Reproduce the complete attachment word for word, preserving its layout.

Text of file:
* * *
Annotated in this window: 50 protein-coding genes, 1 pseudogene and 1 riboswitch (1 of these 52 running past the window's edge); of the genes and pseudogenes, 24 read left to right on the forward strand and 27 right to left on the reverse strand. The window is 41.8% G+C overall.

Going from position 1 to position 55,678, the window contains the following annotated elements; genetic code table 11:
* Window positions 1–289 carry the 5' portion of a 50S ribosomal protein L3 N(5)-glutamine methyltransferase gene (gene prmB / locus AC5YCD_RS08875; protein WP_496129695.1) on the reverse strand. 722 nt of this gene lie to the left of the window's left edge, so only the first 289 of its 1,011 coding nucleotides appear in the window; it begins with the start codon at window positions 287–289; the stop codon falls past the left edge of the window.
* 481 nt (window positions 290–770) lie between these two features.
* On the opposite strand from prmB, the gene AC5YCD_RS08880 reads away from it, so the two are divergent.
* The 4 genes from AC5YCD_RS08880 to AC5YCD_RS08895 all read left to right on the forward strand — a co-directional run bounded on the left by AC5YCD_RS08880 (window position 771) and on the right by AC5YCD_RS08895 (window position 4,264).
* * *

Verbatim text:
Annotated in this window: 50 protein-coding genes, 1 pseudogene and 1 riboswitch (1 of these 52 running past the window's edge); of the genes and pseudogenes, 24 read left to right on the forward strand and 27 right to left on the reverse strand. The window is 41.8% G+C overall.

Going from position 1 to position 55,678, the window contains the following annotated elements; genetic code table 11:
* Window positions 1–289 carry the 5' portion of a 50S ribosomal protein L3 N(5)-glutamine methyltransferase gene (gene prmB / locus AC5YCD_RS08875; protein WP_496129695.1) on the reverse strand. 722 nt of this gene lie to the left of the window's left edge, so only the first 289 of its 1,011 coding nucleotides appear in the window; it begins with the start codon at window positions 287–289; the stop codon falls past the left edge of the window.
* 481 nt (window positions 290–770) lie between these two features.
* On the opposite strand from prmB, the gene AC5YCD_RS08880 reads away from it, so the two are divergent.
* The 4 genes from AC5YCD_RS08880 to AC5YCD_RS08895 all read left to right on the forward strand — a co-directional run bounded on the left by AC5YCD_RS08880 (window position 771) and on the right by AC5YCD_RS08895 (window position 4,264).